In the final chapter, the authors to begin to fall into the social science trap of claiming their results are broader than what they actually found. Their study used the Collegiate Learning Assessment (CLA) to look specifically at critical thinking, complex reasoning, and writing, measuring a cohort as they entered college and as they finished their sophomore year. They found that individual studying improved students' scores while group study did not, and the last chapter begins to conflate CLA achievement with learning in general. This matches my experience and intuition: a student's ability to individually write an essay should only be improved by that individual practicing writing essays. However, they neglect to mention that CLA-measured skills are not the only skills that need to be learned. For example, there is a body of research in Computer Science education that has shown that pair programming—undeniable a form of group study—improves learning and retention. The authors clear bias for individualized rigor could have been balanced with a caveat that there are disciplinary idiosyncrasies.

The final chapter's message could be summarized as, "Be deliberate about fostering student learning in higher education." The criticism of cargo-cult active learning was refreshing, given how many papers I have reviewed and presentations I have heard where the researcher has not demonstrated any significant understanding of the fundamental tenets of learning. I also appreciate their argument for more widespread teacher-training within doctoral programs. The crux of their argument is that for the foreseeable future, many more Ph.D.s will be adjunct faculty or in teaching roles than tenure-track at research-intensive schools.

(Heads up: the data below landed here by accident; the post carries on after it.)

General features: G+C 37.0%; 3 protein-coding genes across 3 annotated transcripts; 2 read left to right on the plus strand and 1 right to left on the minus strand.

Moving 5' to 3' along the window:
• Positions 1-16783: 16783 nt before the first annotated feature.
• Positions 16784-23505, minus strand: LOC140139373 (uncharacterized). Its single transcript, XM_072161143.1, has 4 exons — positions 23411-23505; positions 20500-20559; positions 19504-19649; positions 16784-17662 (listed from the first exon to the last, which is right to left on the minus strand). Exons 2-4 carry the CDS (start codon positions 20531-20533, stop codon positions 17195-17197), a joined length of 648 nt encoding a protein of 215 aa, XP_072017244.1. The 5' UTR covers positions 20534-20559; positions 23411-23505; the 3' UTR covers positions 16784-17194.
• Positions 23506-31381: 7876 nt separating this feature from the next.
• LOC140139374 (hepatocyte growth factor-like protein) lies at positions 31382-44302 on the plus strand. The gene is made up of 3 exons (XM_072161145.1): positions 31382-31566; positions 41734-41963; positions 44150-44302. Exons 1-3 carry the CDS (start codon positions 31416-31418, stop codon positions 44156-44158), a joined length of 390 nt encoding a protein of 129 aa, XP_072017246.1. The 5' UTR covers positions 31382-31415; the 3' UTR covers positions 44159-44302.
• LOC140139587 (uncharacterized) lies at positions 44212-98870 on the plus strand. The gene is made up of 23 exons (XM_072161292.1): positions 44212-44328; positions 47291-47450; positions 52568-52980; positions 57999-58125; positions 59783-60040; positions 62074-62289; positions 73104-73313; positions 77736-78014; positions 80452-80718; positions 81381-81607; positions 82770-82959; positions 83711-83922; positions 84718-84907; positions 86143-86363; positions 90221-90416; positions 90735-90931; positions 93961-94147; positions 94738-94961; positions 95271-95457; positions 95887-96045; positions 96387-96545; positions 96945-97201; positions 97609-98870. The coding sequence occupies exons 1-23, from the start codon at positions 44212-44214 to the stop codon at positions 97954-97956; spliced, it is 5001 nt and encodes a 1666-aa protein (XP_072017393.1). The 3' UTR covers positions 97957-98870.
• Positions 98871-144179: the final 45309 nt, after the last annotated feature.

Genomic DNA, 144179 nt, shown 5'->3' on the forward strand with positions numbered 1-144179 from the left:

There is one immediately actionable recommendation for faculty that the authors return to time and again: be rigorous. Their own study and several related studies have shown that rigorous coursework improves student academic achievement. This may seem obvious to those outside the ivory tower, but those of us on the inside have seen how easy it is to trade away rigor for easier teaching. This comes back to the delicate equilibrium I wrote about the other day, in which learning is generally not considered worth institutional sacrifice. The good news is that students are hungry for it.

Despite any nitpicking, I do strongly recommend the book, especially to anyone who is just starting to dip their feet into higher education reform. It is probably best read in conjunction with a book more specifically about learning, such as How People Learn, How Learning Works, or, for like-minded technocrats, Pragmatic Thinking and Learning. (NB: I have not yet read the second book mentioned above, but I have heard good things about it.)